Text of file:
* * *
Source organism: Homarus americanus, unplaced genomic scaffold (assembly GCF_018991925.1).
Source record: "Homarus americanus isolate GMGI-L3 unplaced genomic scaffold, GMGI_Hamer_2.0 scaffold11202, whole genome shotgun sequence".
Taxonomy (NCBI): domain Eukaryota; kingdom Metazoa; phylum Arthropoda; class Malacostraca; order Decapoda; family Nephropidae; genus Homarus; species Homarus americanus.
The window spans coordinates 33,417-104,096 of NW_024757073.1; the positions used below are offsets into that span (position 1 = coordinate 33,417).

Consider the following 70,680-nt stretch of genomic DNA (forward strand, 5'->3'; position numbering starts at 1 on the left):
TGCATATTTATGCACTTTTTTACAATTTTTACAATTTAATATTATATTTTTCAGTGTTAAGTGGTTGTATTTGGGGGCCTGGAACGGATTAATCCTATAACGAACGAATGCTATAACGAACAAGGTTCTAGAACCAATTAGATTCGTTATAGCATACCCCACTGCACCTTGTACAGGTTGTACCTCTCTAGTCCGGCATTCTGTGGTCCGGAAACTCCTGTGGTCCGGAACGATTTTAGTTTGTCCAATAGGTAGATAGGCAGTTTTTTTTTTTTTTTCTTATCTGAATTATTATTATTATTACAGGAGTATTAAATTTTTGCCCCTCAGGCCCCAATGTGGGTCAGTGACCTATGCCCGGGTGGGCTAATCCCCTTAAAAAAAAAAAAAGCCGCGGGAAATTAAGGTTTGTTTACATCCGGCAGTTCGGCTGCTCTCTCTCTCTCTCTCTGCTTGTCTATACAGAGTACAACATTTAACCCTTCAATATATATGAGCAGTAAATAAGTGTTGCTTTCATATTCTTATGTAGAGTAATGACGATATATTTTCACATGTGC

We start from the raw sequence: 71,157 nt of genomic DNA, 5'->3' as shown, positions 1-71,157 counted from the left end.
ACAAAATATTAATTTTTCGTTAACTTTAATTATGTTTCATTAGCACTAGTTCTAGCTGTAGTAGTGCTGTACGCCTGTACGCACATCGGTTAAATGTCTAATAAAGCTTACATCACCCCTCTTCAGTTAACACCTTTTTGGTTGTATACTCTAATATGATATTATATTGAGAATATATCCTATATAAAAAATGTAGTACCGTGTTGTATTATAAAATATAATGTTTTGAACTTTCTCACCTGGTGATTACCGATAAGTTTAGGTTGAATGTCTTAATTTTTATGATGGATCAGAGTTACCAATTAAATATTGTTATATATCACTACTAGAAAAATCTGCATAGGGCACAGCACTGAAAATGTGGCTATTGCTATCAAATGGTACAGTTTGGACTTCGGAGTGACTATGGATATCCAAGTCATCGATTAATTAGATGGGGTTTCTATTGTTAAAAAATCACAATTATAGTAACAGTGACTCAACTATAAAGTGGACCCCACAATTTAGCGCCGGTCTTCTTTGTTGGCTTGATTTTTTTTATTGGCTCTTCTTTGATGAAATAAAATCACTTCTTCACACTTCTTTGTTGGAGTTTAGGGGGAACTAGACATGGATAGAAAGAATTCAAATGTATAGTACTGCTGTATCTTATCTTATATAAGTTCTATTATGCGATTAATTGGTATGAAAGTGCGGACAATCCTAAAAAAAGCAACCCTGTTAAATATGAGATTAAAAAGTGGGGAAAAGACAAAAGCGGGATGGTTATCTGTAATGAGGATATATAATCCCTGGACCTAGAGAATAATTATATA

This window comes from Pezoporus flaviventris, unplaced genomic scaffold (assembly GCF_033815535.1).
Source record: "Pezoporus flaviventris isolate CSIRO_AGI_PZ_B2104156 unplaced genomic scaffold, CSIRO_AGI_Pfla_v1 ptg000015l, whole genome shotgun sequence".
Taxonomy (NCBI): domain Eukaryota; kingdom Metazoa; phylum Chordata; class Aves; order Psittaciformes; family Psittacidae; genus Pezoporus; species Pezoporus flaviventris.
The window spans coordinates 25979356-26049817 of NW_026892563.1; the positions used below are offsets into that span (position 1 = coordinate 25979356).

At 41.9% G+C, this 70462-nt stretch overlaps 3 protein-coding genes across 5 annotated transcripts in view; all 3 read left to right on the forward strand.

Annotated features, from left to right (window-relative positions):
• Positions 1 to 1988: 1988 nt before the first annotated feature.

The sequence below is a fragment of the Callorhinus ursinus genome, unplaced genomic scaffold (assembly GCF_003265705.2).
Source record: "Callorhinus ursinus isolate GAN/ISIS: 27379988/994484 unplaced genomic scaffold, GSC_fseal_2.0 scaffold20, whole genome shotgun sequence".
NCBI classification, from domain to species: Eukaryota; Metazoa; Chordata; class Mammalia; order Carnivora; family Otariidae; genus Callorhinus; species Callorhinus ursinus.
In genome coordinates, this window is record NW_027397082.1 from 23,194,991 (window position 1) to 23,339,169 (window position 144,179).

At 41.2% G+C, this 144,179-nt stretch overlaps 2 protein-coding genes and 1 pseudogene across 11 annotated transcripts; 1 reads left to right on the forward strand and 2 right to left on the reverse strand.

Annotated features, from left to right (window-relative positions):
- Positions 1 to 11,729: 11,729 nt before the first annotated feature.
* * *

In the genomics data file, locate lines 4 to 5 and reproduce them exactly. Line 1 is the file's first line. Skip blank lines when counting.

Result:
The window spans coordinates 33,417-104,096 of NW_024757073.1; the positions used below are offsets into that span (position 1 = coordinate 33,417).

Consider the following 70,680-nt stretch of genomic DNA (forward strand, 5'->3'; position numbering starts at 1 on the left):